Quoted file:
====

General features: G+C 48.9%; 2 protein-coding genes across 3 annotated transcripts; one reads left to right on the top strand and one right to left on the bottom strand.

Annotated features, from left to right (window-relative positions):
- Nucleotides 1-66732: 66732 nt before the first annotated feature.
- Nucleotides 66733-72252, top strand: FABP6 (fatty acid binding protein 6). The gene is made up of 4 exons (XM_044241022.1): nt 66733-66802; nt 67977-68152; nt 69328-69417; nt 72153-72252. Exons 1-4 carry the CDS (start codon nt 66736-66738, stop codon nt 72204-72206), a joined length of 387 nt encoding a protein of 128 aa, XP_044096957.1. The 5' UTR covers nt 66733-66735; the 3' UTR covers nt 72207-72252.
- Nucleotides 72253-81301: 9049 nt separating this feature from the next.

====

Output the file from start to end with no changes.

General features: G+C 48.9%; 2 protein-coding genes across 3 annotated transcripts; one reads left to right on the top strand and one right to left on the bottom strand.

Annotated features, from left to right (window-relative positions):
- Nucleotides 1-66732: 66732 nt before the first annotated feature.
- Nucleotides 66733-72252, top strand: FABP6 (fatty acid binding protein 6). The gene is made up of 4 exons (XM_044241022.1): nt 66733-66802; nt 67977-68152; nt 69328-69417; nt 72153-72252. Exons 1-4 carry the CDS (start codon nt 66736-66738, stop codon nt 72204-72206), a joined length of 387 nt encoding a protein of 128 aa, XP_044096957.1. The 5' UTR covers nt 66733-66735; the 3' UTR covers nt 72207-72252.
- Nucleotides 72253-81301: 9049 nt separating this feature from the next.